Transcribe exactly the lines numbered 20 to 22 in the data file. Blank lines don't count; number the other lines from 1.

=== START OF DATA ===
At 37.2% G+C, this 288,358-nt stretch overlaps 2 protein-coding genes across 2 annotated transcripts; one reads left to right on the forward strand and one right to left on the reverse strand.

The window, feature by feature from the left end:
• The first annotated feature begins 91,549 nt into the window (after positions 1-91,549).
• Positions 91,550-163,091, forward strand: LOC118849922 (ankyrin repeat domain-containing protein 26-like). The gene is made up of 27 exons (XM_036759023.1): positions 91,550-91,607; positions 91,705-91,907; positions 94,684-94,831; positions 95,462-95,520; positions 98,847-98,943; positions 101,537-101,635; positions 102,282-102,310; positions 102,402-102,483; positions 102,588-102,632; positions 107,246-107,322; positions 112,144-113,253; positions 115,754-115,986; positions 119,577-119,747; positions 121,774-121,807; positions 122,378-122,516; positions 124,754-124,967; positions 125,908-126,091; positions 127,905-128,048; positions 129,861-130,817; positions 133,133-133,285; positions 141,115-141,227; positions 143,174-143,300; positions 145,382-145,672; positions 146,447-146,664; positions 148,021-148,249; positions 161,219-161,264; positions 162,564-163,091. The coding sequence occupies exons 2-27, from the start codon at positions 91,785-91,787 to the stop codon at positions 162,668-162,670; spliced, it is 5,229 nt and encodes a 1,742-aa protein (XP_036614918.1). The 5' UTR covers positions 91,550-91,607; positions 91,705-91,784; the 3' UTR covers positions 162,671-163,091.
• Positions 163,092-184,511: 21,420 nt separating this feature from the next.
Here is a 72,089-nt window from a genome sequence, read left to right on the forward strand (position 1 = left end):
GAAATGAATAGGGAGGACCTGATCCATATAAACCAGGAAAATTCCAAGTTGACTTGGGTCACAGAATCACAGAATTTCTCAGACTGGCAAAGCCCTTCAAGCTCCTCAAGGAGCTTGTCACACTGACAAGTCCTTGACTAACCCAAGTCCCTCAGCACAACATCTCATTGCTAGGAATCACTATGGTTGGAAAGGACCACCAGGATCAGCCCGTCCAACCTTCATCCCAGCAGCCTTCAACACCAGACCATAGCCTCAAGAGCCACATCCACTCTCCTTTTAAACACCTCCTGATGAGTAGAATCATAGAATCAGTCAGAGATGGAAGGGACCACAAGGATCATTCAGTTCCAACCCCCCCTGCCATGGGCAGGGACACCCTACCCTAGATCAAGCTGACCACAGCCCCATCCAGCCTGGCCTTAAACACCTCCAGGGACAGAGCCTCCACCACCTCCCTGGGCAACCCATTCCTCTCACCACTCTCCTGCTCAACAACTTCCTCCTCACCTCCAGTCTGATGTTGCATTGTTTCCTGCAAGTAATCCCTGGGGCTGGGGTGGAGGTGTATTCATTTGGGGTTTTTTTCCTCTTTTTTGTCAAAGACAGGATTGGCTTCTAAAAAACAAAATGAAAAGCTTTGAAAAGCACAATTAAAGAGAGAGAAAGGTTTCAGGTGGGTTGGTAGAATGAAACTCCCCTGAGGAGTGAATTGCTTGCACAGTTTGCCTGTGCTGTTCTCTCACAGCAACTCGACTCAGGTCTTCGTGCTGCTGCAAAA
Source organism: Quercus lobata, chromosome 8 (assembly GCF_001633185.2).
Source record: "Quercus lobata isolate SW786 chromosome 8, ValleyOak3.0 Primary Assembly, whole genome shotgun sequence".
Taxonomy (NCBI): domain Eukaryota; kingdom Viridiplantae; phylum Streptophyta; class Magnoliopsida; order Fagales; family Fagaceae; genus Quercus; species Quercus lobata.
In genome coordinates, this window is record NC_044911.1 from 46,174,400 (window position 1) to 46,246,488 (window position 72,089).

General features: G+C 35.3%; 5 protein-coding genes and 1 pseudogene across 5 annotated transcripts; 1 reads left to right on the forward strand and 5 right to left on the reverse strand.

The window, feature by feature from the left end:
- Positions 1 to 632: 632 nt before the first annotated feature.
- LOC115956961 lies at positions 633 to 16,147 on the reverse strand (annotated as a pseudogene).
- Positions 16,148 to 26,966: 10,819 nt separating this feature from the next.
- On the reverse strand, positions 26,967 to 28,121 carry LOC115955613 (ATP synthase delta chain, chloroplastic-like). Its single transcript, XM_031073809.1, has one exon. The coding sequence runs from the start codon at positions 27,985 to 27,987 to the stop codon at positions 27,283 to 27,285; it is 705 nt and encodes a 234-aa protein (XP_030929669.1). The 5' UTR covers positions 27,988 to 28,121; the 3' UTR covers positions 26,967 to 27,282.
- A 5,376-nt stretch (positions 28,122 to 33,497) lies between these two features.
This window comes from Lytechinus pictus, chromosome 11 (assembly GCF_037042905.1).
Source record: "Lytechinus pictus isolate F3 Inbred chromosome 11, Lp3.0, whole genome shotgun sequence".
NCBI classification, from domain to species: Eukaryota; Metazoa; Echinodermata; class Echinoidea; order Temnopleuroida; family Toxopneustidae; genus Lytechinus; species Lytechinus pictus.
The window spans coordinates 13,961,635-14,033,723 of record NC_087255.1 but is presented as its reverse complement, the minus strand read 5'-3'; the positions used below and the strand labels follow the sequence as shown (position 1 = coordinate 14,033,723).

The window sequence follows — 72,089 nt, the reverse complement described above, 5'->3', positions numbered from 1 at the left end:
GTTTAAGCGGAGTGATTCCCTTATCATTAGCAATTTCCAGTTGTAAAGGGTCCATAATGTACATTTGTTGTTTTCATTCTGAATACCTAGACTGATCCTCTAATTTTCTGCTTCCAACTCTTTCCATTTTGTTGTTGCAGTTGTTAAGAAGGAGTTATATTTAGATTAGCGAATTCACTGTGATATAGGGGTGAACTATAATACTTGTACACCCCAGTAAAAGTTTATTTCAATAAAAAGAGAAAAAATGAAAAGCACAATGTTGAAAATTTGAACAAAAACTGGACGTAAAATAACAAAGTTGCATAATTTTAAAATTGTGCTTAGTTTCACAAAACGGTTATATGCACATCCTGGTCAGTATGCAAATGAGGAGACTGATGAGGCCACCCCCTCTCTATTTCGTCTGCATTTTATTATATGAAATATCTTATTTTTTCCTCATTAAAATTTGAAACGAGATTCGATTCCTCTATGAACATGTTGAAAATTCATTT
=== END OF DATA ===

Source record: "Lytechinus pictus isolate F3 Inbred chromosome 11, Lp3.0, whole genome shotgun sequence".
NCBI classification, from domain to species: Eukaryota; Metazoa; Echinodermata; class Echinoidea; order Temnopleuroida; family Toxopneustidae; genus Lytechinus; species Lytechinus pictus.
The window spans coordinates 13,961,635-14,033,723 of record NC_087255.1 but is presented as its reverse complement, the minus strand read 5'-3'; the positions used below and the strand labels follow the sequence as shown (position 1 = coordinate 14,033,723).